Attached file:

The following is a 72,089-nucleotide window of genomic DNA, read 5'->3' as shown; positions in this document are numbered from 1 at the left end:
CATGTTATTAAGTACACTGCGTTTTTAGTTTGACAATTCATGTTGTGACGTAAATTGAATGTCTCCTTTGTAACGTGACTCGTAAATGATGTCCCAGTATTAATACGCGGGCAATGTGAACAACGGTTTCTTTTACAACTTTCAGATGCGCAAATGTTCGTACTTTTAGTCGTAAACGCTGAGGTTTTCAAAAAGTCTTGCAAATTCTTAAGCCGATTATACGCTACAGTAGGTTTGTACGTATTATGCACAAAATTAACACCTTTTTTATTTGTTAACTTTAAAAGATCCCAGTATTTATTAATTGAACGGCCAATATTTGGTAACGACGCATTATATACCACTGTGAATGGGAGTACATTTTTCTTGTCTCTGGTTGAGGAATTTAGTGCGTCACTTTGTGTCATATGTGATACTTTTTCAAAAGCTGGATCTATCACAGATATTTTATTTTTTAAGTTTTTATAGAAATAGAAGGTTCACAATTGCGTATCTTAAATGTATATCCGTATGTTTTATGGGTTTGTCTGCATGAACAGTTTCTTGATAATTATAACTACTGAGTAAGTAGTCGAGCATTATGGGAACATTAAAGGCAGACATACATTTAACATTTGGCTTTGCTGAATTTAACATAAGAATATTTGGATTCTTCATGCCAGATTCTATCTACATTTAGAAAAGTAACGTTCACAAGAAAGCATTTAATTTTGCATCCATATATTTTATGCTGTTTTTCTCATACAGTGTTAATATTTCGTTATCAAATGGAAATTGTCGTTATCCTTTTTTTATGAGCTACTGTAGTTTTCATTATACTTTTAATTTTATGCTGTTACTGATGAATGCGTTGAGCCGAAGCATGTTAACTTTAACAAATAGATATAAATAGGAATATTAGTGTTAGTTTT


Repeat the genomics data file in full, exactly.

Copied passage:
The following is a 72,089-nucleotide window of genomic DNA, read 5'->3' as shown; positions in this document are numbered from 1 at the left end:
CATGTTATTAAGTACACTGCGTTTTTAGTTTGACAATTCATGTTGTGACGTAAATTGAATGTCTCCTTTGTAACGTGACTCGTAAATGATGTCCCAGTATTAATACGCGGGCAATGTGAACAACGGTTTCTTTTACAACTTTCAGATGCGCAAATGTTCGTACTTTTAGTCGTAAACGCTGAGGTTTTCAAAAAGTCTTGCAAATTCTTAAGCCGATTATACGCTACAGTAGGTTTGTACGTATTATGCACAAAATTAACACCTTTTTTATTTGTTAACTTTAAAAGATCCCAGTATTTATTAATTGAACGGCCAATATTTGGTAACGACGCATTATATACCACTGTGAATGGGAGTACATTTTTCTTGTCTCTGGTTGAGGAATTTAGTGCGTCACTTTGTGTCATATGTGATACTTTTTCAAAAGCTGGATCTATCACAGATATTTTATTTTTTAAGTTTTTATAGAAATAGAAGGTTCACAATTGCGTATCTTAAATGTATATCCGTATGTTTTATGGGTTTGTCTGCATGAACAGTTTCTTGATAATTATAACTACTGAGTAAGTAGTCGAGCATTATGGGAACATTAAAGGCAGACATACATTTAACATTTGGCTTTGCTGAATTTAACATAAGAATATTTGGATTCTTCATGCCAGATTCTATCTACATTTAGAAAAGTAACGTTCACAAGAAAGCATTTAATTTTGCATCCATATATTTTATGCTGTTTTTCTCATACAGTGTTAATATTTCGTTATCAAATGGAAATTGTCGTTATCCTTTTTTTATGAGCTACTGTAGTTTTCATTATACTTTTAATTTTATGCTGTTACTGATGAATGCGTTGAGCCGAAGCATGTTAACTTTAACAAATAGATATAAATAGGAATATTAGTGTTAGTTTT